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Triathlon: More Than Just a Sport

13 Sep 2013
by Katie O'Dunne

By Katie O'Dunne

Life is Like a Triathlon

Since my dad began racing Ironman, he has told me, “Life is like a triathlon.” However, I did not fully understand this brilliant statement until I became a triathlete myself. Just like triathlon, life can be difficult and obstacles often arise, but with hard work and perseverance, your dreams can come true.

            I began to understand this as a collegiate cross country and track athlete. After graduating from college, I felt a void without running, training, and competing. I decided to embark on a new journey in the sport of triathlon, following in my dad’s footsteps. I had no idea that this sport would impact my life as strongly as it has over the past year. Even off the course, it has impacted my success in my Masters of Divinity program at Emory and my pursuit of chaplaincy. The following are races I have competed, and lessons learned, and how they applied to a life goal.


Red Line Super Sprint – Exceeding Your Expectations

            My first race of this season was Red Line Super Sprint on April 21. I planned, I prepared, and I laid out my goals. However, I did not have incredibly high expectations for myself on the bike or the run due to some nagging injuries. Something came over me in the race, and I was able to complete the very short race almost 10 minutes faster than my goal time!

At this same time, I was struggling with a few of my Spring 2013 classes at Emory. This race gave my confidence as I entered my final exams knowing that when you work hard, put in the time, and do your best, you can exceed every expectation you have for yourself.

 On the podium

Katie on the podium at Red Line Super Sprint

Iron Girl – Being Flexible

            Iron Girl, on May 19, taught me a very different lesson. I learned that things can change at any given moment. I plan my training, my meals, and my studying to a tee. When Iron Girl was cancelled due to a ridiculous storm, my world was initially rocked. After the shock and the storm had passed, I pulled myself together and decided to go on a long run. Surprisingly, this 11-mile run around the island and along the water turned out to be one of my best long runs ever!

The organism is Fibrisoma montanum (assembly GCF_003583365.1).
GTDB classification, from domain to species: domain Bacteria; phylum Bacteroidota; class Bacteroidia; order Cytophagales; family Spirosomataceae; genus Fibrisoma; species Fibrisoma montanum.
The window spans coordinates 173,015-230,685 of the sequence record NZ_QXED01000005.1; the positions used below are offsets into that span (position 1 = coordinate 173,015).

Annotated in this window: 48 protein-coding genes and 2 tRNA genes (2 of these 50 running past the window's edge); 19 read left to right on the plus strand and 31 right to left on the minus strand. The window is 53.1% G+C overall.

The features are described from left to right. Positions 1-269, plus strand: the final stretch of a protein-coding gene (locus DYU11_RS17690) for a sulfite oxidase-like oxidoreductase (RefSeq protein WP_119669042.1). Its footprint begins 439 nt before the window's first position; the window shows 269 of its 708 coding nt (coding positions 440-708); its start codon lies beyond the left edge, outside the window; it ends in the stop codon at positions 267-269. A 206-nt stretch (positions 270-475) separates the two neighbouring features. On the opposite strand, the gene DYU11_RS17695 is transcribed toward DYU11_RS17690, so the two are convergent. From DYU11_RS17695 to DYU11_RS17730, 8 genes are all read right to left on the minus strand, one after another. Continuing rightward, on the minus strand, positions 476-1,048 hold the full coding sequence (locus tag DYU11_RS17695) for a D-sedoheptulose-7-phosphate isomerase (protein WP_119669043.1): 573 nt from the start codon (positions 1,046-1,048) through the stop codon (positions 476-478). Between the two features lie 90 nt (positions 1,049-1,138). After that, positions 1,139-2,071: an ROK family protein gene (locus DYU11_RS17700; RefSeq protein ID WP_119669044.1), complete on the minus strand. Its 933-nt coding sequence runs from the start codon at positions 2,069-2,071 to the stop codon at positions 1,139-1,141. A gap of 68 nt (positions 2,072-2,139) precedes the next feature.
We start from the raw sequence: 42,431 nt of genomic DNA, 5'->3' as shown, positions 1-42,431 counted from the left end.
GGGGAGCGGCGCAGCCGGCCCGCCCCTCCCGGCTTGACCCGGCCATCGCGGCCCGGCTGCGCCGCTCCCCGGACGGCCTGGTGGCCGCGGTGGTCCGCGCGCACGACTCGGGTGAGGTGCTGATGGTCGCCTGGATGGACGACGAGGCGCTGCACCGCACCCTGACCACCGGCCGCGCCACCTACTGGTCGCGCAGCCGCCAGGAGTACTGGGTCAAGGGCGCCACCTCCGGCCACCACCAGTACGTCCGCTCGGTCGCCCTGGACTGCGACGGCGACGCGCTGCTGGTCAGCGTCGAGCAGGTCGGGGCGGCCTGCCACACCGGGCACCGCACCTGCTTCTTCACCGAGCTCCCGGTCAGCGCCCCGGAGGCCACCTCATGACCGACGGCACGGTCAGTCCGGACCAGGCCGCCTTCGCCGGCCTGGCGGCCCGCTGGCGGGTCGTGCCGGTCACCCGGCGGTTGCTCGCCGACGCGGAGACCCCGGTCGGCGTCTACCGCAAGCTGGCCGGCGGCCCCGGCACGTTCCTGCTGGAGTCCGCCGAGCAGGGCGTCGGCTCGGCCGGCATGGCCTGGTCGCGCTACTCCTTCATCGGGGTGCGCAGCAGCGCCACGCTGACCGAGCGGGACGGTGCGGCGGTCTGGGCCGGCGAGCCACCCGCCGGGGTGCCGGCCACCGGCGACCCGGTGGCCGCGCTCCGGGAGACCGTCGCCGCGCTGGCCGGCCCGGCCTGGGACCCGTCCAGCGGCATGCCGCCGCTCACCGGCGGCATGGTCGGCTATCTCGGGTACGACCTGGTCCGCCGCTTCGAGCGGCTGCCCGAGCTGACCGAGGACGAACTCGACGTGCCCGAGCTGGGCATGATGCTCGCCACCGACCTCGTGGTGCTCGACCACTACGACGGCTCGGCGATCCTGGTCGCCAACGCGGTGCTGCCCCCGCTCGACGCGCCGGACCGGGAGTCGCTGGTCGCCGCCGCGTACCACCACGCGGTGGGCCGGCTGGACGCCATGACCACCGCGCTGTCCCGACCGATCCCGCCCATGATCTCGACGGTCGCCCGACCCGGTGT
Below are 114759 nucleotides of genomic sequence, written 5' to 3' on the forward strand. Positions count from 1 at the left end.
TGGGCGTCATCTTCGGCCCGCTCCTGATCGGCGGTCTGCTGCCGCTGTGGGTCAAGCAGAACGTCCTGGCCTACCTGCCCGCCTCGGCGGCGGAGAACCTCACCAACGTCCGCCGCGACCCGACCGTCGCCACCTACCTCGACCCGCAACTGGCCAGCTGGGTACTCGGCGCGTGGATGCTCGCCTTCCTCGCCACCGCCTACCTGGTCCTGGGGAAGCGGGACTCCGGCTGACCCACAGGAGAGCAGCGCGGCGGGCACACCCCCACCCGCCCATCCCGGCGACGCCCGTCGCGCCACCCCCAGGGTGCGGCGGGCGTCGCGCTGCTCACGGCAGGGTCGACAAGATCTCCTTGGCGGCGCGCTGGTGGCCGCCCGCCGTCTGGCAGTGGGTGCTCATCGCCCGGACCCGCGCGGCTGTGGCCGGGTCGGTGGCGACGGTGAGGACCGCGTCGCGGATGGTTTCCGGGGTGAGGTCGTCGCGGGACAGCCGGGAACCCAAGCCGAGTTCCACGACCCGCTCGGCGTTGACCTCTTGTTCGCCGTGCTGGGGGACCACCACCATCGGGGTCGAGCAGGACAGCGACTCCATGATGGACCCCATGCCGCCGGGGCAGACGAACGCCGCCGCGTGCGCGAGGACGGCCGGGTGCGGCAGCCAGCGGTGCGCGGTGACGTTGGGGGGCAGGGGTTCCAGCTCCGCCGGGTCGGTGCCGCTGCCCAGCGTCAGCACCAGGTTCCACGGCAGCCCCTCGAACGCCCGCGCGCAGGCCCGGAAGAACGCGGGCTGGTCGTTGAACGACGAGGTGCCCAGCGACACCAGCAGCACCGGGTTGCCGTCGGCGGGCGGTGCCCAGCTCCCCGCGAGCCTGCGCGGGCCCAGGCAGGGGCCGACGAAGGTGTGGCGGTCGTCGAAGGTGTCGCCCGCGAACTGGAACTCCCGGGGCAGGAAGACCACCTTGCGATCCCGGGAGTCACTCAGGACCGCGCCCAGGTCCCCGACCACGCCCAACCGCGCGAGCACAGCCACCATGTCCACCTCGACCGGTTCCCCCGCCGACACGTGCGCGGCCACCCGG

About two weeks after this race, I began my summer chaplaincy internship at the Atlanta VA Medical Center where I learned that in a hospital plans tend to change, and things can become messy. Often this summer, when I found the schedule at the VA changing, I referred back to my feeling of euphoria during my long run, when I was simply flexible after Iron Girl was cancelled.


Blalock Lakes – Pushing Through Adversity

            Blalock Lakes (June 22) was a painful race for me. My asthma acted up on the swim, my legs were tired on the bike, and I felt like I was going to have a heat stroke on the run. It took all I had not to stop and walk after mile one of the run. I kept telling myself, just a little further, counting down in my head. When I finished with a PR on the clock I was so glad I hadn’t stopped!

            My experience as a chaplain at the VA was not always comfortable. I worked as a chaplain in the areas of surgery, ICU, and palliative care. I love this type of work, but there were times when I felt like there was nothing more that I could do or that I felt inadequate: times when I wondered if I should “stop” the counseling I was doing and pass it off to someone more experienced. Blalock Lakes helped me to remind myself that I need to keep pushing through the hard times to reach the ultimate reward of success and satisfaction.

Katie on the bike

Chattanooga Waterfront Triathlon – Learning from Mistakes

            This race became a duathlon, and I felt very good about my overall performance. However, my difficult moment came when I realized I had not picked out a spot to use to find my bike. I went in circles, ruining my transition time after a very fast first run. After the race, I really beat myself up about this particular mistake, knowing that it was something I could have controlled. However, the experience ended up helping me to prepare more fully for my transition during Nationals.

            At the VA this summer, I made many, many mistakes: mostly with patient charting (which was new to me). However, after this race, I was able to tap into the idea that when we make an error, we can actually use it to make “improvements for the future”…imagine that!


Triathlon as a Spiritual Practice: Age Group Nationals (Olympic Distance - 2:41:35)

            Just as in the other races where I learned life lessons, I exceeded expectations with a 14 minute PR and my first time over 20mph on the bike, I learned to be flexible when the GPS on my watch shut off on the bike, I pushed through adversity when my feet went numb on the run after pulling my lock laces too tight, and I learned from many mistakes for the future without being too hard on myself. Even more significantly, it was a spiritual experience for me. I was having fun, I was at peace, and I felt joy filling my body: a joy I cannot seem to get anywhere else except when I am competing in triathlon. As I practically fell through the finish line with completely numb feet, I was lifted by Chrissy Wellington placing the medal around my neck. What a day, what an experience, what a “sport!!!” For me, triathlon is more than just a sport: it is a way of life and a spiritual practice

Katie with Pro Chrissy Wellington

Katie with Chrissy Wellington at Age Group Nationals

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